Referring to FIG. 7a, a data signal is coupled to the input terminals of an integrating circuit 107 designed to saturate at a level corresponding to the data signal level after a time T, the transition interval, from the initiation t0 of a data transition, thereby providing a ramp function in the time interval between t0 and t0 +T and a constant output at the saturation level for times subsequent to t0 +T. Integrator 107 maintains this constant value until the next data transition at time t0 +tD, when a ramp is initiated, having an equal but negative slope to that of the first ramp, to saturate the integrator at a level that is the negative of the first saturation level. These saturation levels may be realized by clamping the output signal from integrator 107 between desired positive and negative modulation levels by Zener diodes 109 and 111. Signals at the output terminal of integrator 107 are coupled to multiplier 39 as the function f1 (t). Values of f1 (t) for various phases of the data signal are given in equaions 3a through 3d in FIG. 7b.
The data signals are also coupled to an integrator 113 and, via delay line 115, to integrator 117. These integrators are clamped between the desired positive and negative modulation levels by Zener diodes 119, 121 and 123, 125 respectively and achieve the transition from one modulation level to the other over a time T/2, one half the transition interval. Integrator 113 achieves the transition between tO and tO +T/2, where tO is the initiation time of the transition interval and T its duration, while integrator 117, due to the delay caused by delay line 115, achieves the transition between tO +T/2 and T. Signals at the output terminal of integrator 113 are coupled to an inverting terminal of summation network 127, while signals at the output terminal of integrator 117 are coupled to a noninverting terminal of the summation network 127. The output signals are combined in the summation network 127 to establish the triangular waveform 129. This triangular waveform comprises the function f2 (t). The value of this function during the various phases of the data signal is given in equations 3 a through 3d in FIG. 7b.
A diagram indicating the amplitude and phase of the function g(t) during the transition interval is shown in FIG. 7c. Though the amplitude of these vectors vary, the variation is only in the order of 3 dB and a significant improvement in slidelobe performance is realized over the modulation techniques of the prior art.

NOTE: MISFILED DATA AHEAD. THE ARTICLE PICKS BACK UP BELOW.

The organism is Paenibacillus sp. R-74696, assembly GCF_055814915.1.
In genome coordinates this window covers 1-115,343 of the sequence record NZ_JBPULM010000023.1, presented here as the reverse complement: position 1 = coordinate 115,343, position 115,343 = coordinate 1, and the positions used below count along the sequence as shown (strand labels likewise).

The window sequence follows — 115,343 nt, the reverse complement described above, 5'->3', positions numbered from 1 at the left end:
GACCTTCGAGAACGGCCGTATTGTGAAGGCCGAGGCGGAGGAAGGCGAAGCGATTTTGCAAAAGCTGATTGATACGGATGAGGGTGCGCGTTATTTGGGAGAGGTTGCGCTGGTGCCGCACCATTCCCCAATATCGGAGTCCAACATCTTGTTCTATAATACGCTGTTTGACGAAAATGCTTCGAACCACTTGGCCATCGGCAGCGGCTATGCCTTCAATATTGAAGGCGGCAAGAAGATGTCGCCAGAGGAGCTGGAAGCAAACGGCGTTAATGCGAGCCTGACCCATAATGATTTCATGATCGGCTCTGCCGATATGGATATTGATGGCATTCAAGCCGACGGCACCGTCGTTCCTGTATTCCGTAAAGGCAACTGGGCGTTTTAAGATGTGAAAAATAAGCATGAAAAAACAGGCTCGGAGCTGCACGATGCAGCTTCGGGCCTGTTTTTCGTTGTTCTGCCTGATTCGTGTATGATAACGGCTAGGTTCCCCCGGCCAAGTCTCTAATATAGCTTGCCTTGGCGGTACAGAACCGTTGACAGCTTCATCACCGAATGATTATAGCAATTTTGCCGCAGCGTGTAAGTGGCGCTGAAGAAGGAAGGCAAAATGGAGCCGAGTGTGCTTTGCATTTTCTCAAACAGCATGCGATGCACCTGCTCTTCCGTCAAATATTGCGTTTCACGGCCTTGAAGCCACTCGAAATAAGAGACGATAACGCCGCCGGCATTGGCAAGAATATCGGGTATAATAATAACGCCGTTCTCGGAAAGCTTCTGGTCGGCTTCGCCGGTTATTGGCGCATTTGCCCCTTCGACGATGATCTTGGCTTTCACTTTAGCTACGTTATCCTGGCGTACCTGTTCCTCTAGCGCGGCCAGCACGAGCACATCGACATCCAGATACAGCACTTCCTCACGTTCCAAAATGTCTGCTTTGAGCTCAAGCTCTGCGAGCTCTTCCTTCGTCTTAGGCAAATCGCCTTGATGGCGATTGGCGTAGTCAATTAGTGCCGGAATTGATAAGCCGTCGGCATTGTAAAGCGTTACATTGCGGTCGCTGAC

Refer now to FIG. 8a wherein the vector diagram of FIG. 7c is rotated through an angle of 45 degrees. This diagram represents a carrier phase transition that is accomplished by varying the real part of the modulating signal f1 (t) between symmetrical limits while maintaining the imaginary part constant for one-half the transition interval, as for example, varying f1 (t) along the line 131. At the conclusion of this half interval, f1 (t) is held constant while the imaginary part of the modulating signal f2 (t) is varied between symmetrical limits, as for example along the line 133. It is apparent from the diagram that the final vector 135 has undergone a 180 degree phase shift relative to the initial vector 137. Though phase rotation of 45 degrees from the real axis is realized with this procedure, this is but an initial phase condition that does not affect the relationship between the carrier signal before and after the transition interval. The phase transitions indicated in FIG. 8a may be implemented by establishing f1 (t) as a linear function of negative slope for a duration t1 and establishing f2 (t), parallel to f1 (t) commencing at t1 and extending over an equal interval, as shown in FIG. 8b.
The transition of FIG. 8a may be realized with the circuit shown in to FIG. 8c. A data signal is coupled to integrator 141 and, via delay line 143, to an identical integrator 145. These integrators are clamped between the desired positive and negative modulation levels by the Zener diodes 147a-147d. The functions f1 (t), f2 (t), and the resulting g(t) provided by the circuit of FIG. 8c are shown in equations 4a-4d of FIG. 8d.
While the invention has been described in its preferred embodiments, it is to be understood that the words which have been used are words of description rather than limitation and that changes may be made within the purview of the appended claims without departing from the true scope and spirit of the invention in its broader aspects.
|Cited Patent||Filing date||Publication date||Applicant||Title|
|US4216542 *||Mar 6, 1979||Aug 5, 1980||Nasa||Method and apparatus for quadriphase-shift-key and linear phase modulation|
|US4338579 *||Jul 30, 1980||Jul 6, 1982||Communications Satelite Corp.||Frequency shift offset quadrature modulation and demodulation|